Manic Monday ~ Body Balance

Have you ever observed someone perform hundreds of abdominal crunches? I mean seeing someone work on their tummy for 20 minutes is great effort, but to not condition the flip side of that core area (the back) can cause some major imbalances that most likely will lead to injury. Most of these injuries are preventive if the right body training is performed. I've had my share of observing many interesting workout routines in my 20+ years of working in the fitness industry. I can tell you, there have been some routines that are do more harm than good!

Take for example the ab frenzy that most people perform. They want to work on their tummies so they spend a majority of their time performing hundreds of crunches and sit-ups. Same idea with that guy who wants large biceps. All you witness that guy doing is bicep curls. Well, as you're trying your best to tone or build those muscles, you're putting a hurt on the muscles that essentially are the "supporting actors." And that supporting muscle group remains weaker and will eventually become injured. When working muscles, there is an important factor to remember. Your muscles work in combination with each other when making movement. If you condition just one specific muscle group without the balancing muscle groups that aid in movement, you are not providing optimal conditioning. To understand this concept, here is a description of this concept:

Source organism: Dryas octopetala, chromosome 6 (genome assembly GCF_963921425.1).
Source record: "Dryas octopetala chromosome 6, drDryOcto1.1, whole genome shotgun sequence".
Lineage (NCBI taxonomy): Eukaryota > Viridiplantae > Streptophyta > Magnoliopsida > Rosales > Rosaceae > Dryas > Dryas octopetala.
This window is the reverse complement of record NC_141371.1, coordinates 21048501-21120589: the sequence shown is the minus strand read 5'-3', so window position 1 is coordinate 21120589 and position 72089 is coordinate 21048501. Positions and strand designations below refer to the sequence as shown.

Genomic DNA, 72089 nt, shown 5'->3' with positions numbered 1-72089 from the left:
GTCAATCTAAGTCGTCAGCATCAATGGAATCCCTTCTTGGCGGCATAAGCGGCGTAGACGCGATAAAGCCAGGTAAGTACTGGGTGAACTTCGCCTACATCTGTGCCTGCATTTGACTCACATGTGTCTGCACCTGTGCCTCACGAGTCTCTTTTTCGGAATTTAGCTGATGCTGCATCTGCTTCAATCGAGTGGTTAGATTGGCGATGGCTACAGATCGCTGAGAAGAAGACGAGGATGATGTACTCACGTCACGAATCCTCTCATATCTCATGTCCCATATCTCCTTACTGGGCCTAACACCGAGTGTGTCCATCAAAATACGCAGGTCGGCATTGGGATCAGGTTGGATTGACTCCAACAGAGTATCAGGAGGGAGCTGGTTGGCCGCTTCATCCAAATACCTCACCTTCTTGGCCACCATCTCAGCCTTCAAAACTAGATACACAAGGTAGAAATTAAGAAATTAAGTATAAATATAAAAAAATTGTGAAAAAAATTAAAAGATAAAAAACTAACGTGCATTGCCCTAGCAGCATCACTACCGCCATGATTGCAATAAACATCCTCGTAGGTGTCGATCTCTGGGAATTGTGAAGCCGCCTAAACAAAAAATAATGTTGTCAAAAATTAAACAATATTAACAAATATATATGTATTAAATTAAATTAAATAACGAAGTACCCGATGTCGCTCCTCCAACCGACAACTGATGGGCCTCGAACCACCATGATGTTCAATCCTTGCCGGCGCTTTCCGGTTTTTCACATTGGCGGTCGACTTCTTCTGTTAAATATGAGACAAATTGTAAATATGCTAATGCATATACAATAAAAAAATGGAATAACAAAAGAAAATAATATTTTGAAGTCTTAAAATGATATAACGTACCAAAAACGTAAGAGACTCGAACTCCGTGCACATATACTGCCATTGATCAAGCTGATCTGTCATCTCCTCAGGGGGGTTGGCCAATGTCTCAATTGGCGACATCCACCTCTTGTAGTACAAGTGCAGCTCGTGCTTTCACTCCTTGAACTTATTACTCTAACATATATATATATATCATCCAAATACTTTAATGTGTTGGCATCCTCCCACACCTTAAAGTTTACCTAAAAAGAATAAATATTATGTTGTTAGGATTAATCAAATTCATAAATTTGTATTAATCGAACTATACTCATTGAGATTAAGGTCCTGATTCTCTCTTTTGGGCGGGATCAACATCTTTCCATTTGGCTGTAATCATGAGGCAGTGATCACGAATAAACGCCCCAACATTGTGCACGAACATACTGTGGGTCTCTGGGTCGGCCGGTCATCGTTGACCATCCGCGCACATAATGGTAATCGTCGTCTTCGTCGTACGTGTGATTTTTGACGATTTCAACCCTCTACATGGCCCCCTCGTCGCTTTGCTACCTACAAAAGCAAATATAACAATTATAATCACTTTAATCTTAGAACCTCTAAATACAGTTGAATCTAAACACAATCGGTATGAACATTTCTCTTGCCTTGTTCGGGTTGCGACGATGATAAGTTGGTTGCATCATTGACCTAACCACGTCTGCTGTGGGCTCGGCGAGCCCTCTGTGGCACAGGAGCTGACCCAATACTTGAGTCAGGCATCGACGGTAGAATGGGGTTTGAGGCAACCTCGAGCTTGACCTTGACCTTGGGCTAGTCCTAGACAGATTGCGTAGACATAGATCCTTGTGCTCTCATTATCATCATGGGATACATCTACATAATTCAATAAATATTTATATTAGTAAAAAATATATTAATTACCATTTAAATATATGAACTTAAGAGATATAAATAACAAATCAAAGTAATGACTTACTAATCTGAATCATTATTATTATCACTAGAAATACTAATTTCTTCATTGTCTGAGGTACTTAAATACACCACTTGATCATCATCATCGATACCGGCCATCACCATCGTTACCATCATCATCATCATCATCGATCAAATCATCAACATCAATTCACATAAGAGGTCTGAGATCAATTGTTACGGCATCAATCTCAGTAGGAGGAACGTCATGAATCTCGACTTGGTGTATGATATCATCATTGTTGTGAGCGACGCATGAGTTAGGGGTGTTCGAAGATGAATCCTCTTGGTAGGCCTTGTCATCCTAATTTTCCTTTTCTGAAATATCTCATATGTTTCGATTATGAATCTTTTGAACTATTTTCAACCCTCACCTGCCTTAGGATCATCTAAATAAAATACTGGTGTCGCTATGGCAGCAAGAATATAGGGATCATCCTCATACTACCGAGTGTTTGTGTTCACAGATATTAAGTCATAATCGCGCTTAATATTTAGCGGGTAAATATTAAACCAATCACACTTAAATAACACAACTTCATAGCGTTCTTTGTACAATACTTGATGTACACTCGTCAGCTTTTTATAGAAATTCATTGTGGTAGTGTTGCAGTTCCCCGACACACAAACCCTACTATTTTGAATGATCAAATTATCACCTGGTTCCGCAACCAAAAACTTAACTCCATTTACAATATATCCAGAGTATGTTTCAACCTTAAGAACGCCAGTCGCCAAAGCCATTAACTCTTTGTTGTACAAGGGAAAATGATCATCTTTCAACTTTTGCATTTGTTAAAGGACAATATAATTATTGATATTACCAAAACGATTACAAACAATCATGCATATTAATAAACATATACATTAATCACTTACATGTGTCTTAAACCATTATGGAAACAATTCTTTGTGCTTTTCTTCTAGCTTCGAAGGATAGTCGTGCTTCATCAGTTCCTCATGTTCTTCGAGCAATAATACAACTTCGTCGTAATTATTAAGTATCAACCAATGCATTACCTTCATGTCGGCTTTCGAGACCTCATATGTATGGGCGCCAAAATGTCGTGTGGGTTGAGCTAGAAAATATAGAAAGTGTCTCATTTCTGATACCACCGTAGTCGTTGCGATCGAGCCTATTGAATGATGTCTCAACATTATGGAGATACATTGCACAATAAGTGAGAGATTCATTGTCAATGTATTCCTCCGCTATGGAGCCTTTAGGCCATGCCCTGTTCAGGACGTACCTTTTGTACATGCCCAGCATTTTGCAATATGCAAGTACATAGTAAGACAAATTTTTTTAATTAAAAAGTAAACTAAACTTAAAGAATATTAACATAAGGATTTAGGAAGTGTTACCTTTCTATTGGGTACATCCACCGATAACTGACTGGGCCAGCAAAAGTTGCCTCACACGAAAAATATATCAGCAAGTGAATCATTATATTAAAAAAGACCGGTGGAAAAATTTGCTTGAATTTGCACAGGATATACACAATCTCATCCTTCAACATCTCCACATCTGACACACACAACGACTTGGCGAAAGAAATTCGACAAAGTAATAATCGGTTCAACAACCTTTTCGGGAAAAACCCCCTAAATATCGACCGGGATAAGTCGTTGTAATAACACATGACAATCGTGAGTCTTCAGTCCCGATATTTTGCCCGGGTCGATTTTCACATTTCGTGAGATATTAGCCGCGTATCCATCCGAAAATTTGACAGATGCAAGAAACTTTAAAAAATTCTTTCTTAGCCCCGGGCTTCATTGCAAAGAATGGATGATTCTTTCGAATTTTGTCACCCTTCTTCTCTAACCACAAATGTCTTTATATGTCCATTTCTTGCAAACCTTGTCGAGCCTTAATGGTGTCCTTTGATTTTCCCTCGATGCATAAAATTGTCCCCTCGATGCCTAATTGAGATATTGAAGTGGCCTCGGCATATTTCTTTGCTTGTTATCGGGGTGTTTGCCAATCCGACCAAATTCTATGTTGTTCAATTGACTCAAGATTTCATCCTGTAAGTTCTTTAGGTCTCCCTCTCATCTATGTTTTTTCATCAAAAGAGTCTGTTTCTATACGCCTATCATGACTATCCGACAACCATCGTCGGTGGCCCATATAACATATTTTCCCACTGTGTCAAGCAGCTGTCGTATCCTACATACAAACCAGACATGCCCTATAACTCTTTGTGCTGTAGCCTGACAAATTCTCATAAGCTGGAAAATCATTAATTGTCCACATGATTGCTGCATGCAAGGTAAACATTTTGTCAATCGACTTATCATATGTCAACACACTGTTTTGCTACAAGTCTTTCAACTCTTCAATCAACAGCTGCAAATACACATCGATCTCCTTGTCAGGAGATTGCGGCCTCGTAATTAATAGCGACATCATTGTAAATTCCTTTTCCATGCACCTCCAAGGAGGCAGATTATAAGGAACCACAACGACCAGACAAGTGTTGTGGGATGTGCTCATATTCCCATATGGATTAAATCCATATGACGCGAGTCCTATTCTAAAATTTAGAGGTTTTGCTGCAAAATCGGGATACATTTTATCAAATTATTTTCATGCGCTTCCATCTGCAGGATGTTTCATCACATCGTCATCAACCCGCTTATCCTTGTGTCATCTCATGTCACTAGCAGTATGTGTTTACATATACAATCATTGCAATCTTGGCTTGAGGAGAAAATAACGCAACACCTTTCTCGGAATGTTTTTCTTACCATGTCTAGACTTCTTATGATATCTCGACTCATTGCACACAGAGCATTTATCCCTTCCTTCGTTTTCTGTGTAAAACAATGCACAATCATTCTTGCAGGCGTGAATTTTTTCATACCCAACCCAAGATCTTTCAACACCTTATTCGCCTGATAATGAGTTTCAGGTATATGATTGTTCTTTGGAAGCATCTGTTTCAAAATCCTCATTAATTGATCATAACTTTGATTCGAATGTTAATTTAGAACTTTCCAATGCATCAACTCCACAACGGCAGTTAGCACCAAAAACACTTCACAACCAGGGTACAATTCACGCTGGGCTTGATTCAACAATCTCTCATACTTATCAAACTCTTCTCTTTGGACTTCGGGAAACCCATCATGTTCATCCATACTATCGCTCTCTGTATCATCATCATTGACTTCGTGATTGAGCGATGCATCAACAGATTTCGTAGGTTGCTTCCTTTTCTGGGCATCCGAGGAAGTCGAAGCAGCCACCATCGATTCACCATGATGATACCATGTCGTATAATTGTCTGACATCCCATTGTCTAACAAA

Agonist/Antagonist Muscle Pair:

A dyad of muscles that essentially counteract each other’s activity about a joint.

Examples

• Pectorals/latissimus dorsi—pecs and lats

• Anterior deltoids/posterior deltoids—front and back shoulder

• Trapezius/deltoids—traps and delts

• Abdominals/spinal erectors—abs and lower back

• Left and right external obliques

• Quadriceps/hamstrings—quads and hams

• Shins/calves

• Biceps/triceps

• Forearm flexor/extensors

Ideally, if you condition one muscle group, you should also condition the paired muscle group as well. This will ensure a much better conditioned body and will certainly help reduce the risk for injury.

So rethink the lopsided training routines. It might not effect you immediately, but you don't want to be like a bunched up elastic band down the road. Balance is always better!!

Have a GREAT week!

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